March 18, 2008

Martin thankful team got job done

On the morning before Kansas State put to rest a dozen years of absence from the NCAA Tournament, first-year head coach Frank Martin sat in church and prayed. There are prayers for being thankful and there are prayers for strength. Then there are the white-knuckled prayers saved for opportunities like this, when a dream is so close you can almost touch it. That was Martin, the only K-State rookie coach to beat Kansas in a debut game in 87 years and now the second to lead the Wildcats to a tournament bid in his first campaign.



"I prayed that these kids get the opportunity to play in this tournament because it's another great step for our program," Martin told a room of gatherers in the Legends Room at Bramlage Coliseum on Sunday night. "You don't sprint out of the hospital the day you are born."



But you got the feeling that somewhere inside his soul, Martin, who turns 42 on Sunday, floated out of Doe's Eat Place in Manhattan following the official announcement, although his jaw was probably clenched and brow furrowed akin to the boxer who uses pats on the back only to fuel the competitive fire for the next bout.



"This is what everybody who coaches and plays Division I basketball plays for, to be in this tournament and to be one of the top 64 teams in the country," he said. "They don't ask you what you did to get there. All they say is, 'Here is your opportunity, go make the most of it.'



"That's all we wanted and we are thankful for it."



The Wildcats' 12-year NCAA Tournament drought came to an end shortly after 5:30 p.m., about midway through the selection special. The Wildcats, 20-11, learned they earned the No. 11 seed as an at-large bid in the Midwest Region and will travel 146 miles to Omaha, Neb., to face sixth-seeded Southern California, 21-11, in a first-round game at 6:20 p.m. on Thursday.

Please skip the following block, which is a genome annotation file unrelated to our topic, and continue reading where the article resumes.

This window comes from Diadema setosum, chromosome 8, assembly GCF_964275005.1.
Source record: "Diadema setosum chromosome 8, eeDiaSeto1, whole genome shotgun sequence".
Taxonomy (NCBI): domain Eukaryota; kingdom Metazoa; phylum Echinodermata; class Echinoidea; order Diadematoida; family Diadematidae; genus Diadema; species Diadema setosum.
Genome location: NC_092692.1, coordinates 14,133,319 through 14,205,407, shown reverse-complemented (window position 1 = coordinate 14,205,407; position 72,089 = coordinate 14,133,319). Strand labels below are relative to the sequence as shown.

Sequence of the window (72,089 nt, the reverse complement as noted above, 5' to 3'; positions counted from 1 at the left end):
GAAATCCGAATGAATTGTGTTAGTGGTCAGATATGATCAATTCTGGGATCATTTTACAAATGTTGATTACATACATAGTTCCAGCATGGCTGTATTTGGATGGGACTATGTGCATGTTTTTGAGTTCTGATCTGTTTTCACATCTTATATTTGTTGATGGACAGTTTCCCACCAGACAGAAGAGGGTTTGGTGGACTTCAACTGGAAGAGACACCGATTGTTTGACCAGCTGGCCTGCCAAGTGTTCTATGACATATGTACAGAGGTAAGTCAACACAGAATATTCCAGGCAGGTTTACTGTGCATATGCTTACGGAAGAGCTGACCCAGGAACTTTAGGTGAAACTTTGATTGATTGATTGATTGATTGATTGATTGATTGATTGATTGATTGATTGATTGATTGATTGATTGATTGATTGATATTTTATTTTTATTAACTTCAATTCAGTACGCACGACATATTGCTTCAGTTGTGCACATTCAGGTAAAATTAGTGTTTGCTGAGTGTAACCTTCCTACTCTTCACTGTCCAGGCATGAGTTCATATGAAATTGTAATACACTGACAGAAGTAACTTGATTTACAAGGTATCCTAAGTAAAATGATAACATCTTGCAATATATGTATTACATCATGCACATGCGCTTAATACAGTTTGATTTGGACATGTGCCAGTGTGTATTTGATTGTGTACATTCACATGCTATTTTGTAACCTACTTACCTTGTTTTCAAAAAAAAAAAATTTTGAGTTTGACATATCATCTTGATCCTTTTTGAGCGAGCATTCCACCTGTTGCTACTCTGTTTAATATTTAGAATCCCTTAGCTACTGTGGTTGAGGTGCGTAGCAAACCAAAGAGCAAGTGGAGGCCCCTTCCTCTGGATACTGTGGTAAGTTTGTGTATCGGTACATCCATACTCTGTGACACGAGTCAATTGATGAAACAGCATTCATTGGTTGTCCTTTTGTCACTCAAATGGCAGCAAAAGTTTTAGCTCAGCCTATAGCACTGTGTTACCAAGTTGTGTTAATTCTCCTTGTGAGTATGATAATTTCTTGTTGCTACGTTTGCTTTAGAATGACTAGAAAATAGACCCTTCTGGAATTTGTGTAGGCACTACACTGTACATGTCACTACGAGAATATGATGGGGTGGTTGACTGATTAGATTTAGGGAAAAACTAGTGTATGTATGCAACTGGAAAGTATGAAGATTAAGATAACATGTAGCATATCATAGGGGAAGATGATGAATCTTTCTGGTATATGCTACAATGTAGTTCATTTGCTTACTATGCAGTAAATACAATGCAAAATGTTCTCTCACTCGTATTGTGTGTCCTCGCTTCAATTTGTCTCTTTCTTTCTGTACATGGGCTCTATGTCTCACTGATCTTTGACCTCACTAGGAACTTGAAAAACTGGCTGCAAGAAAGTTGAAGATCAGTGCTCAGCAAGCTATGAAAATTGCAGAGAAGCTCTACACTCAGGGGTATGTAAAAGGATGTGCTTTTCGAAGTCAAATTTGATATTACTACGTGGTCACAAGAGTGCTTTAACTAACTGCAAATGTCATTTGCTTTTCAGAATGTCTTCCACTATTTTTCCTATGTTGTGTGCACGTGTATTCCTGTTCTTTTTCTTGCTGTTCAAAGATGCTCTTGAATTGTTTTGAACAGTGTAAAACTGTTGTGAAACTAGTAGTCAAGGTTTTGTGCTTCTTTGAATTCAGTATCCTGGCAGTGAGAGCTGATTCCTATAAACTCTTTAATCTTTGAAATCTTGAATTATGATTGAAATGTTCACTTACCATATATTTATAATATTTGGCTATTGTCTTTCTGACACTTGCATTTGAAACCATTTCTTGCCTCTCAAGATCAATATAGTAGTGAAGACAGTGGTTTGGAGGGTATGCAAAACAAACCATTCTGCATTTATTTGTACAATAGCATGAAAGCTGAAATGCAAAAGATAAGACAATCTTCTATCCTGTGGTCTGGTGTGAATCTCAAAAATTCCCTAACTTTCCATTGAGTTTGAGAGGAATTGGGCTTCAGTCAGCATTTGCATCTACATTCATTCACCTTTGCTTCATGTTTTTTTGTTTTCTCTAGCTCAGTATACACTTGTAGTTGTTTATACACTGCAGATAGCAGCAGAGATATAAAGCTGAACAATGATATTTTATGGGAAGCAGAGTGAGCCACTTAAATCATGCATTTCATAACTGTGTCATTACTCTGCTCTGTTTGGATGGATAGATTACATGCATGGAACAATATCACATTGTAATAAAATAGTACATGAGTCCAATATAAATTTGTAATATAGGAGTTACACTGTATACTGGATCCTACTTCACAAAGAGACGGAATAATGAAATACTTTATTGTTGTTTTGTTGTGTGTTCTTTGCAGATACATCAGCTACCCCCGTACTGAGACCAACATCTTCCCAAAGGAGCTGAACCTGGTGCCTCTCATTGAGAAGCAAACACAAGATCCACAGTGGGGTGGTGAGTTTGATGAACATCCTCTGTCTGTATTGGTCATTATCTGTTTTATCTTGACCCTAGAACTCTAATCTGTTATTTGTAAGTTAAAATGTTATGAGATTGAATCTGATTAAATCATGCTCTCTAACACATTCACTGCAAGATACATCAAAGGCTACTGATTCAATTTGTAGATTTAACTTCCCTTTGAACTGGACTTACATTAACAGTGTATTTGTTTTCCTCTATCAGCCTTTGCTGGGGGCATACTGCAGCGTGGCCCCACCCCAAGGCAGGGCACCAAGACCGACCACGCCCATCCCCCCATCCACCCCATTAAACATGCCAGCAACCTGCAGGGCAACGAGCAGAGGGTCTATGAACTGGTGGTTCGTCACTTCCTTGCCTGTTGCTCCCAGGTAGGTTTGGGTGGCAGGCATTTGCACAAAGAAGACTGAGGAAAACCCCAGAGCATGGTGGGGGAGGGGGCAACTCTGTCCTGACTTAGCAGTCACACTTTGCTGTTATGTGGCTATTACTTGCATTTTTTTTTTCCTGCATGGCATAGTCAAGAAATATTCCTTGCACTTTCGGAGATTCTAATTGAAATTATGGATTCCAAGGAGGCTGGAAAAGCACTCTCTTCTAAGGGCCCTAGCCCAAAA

It has been billed as one of the most intriguing first-round games in years.



Martin remains determined to make the Big Dance a normal stop for a tradition-rich program that despite its Sweet 16 appearances (16), Elite Eights (11) and Final Fours (four) last earned a bid in 1996 and hasn't won a tournament game since a 73-70 upset of No. 1 seed Purdue in the Sweet 16 in 1988. Understand Martin loves K-State basketball history - loves it. He calls assistant coach Matt Figger his statistic guy. Martin said every day Figger gives him a piece of K-State basketball trivia.



Makes you wonder how many times during the past five months Figger has started out, "Frank, do you realize this is the first time since …"



Heartbreak? Martin knows it too well. He helped Bob Huggins and Cincinnati to back-to-back tournaments in 2004 and 2005. But Martin's last two experiences in March involved consoling disappointed kids on bubble-burst teams Cincinnati in 2006 and K-State last season. He saw K-State fall to Texas A&M, 63-60, three days before in the Big 12 quarterfinals in Kansas City, marking the fifth loss in seven games for the Wildcats, who still maintained a respectable RPI (55), strength of schedule (33) and finished the regular season third-place in the Big 12.



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